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Call for Papers: Governments in the Age of Big Data and Smart Cities

Full papers: 1 May 2018

Publication date: December 2018

Computer plans a December 2018 special issue on Governments in the Age of Big Data and Smart Cities.

Governments at the local and national levels are responsible for passing and enforcing laws the impact the quality of life of the citizens they serve. Elected officials are tasked with legislating all manner of complex issues, with guidance from lobbyists, professional staff, research literature, not to mention polling data. For policy decisions in the age of big data and smart cities, new legislation and day-to-day operations of government agencies could benefit from the vast amounts of data, which would help establish unprecedented precision of information.

In this special issue of Computer, the guest editors seek to cover a range of topics that address challenges of data collection and curation, outcome measurement, complex system modeling, and operational management. More specific topics of interest include but are not limited to the following:

  • Smart cities and the collection of city-wide data to guide decision making;
    Enterprise healthcare data and analytics to improve the standard of care and lower the cost of healthcare;
  • Modeling and simulation of future trends for government planning;
    Prediction and planning for natural disasters to minimize catastrophic outcomes and accelerate emergency response;
  • Disruptive technologies’ impact on small and big businesses, workforce, education, city planning, tax revenue, and long-term infrastructure investment; and
  • Expectations of privacy in the context of data-guided decision making by business and government agencies and how this impacts individual businesses and citizens.

Only submissions that describe previously unpublished, original, state-of-the-art research and that are not currently under review by a conference or journal will be considered. Extended versions of conference papers must be at least 30 percent different from the original conference work.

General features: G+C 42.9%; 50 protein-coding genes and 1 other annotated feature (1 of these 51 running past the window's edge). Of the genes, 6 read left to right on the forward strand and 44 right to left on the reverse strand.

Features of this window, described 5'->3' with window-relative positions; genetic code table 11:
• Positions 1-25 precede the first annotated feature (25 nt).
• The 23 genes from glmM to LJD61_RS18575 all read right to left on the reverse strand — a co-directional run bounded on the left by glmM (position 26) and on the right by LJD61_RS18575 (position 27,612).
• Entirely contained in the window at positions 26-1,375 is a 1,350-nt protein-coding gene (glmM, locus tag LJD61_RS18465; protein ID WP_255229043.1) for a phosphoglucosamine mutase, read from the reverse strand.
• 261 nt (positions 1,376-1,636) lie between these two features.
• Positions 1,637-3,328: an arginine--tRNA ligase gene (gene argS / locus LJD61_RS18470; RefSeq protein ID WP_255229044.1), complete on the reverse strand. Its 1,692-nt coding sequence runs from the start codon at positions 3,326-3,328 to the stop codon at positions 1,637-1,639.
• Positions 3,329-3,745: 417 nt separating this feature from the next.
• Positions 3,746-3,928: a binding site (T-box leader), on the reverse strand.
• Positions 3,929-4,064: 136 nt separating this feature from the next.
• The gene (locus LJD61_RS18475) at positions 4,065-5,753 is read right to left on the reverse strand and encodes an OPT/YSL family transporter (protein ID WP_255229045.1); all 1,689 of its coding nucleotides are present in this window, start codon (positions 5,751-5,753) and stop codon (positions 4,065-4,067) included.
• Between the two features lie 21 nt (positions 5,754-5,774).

There is a strict 6,000-word limit (figures and tables are equivalent to 300 words each) for final manuscripts. Computer also caps references at 20. Authors should be aware that Computer cannot accept or process papers that exceed word count or reference limits.

Articles should be understandable by a broad audience of computer science and engineering professionals, avoiding a focus on theory, mathematics, jargon, and abstract concepts.
All manuscripts are subject to peer review on both technical merit and relevance to Computer’s readership.

Accepted papers must be well written and understandable, as the level of editing will be a light copyedit. For accepted papers, authors will be required to provide electronic files for each figure according to the following guidelines: for graphs and charts, authors must submit them in their original editable source format (PDF, Visio, Excel, Word, PowerPoint, etc.); for screenshots or photographs, authors must submit high-resolution files (300 dpi or higher at the largest possible dimensions) in JPEG or TIFF formats.

Questions?
Please direct any questions about submissions to the guest editors (co-1218@computer.org):
Scooter Willis, Avera Cancer Institute (willishf@gmail.com)
Yasha Wang, National Research Center of Software Engineering, Peking University, China (yasha.wang@163.com)
Katsuyuki Yamazaki, Nagaoka University of Technology, Japan (yamazaki@nagaokaut.ac.jp)
For author guidelines and information on how to submit a manuscript electronically, visit www.computer.org/web/peer-review/magazines.
For full paper submission, please visit mc.manuscriptcentral.com/com-cs.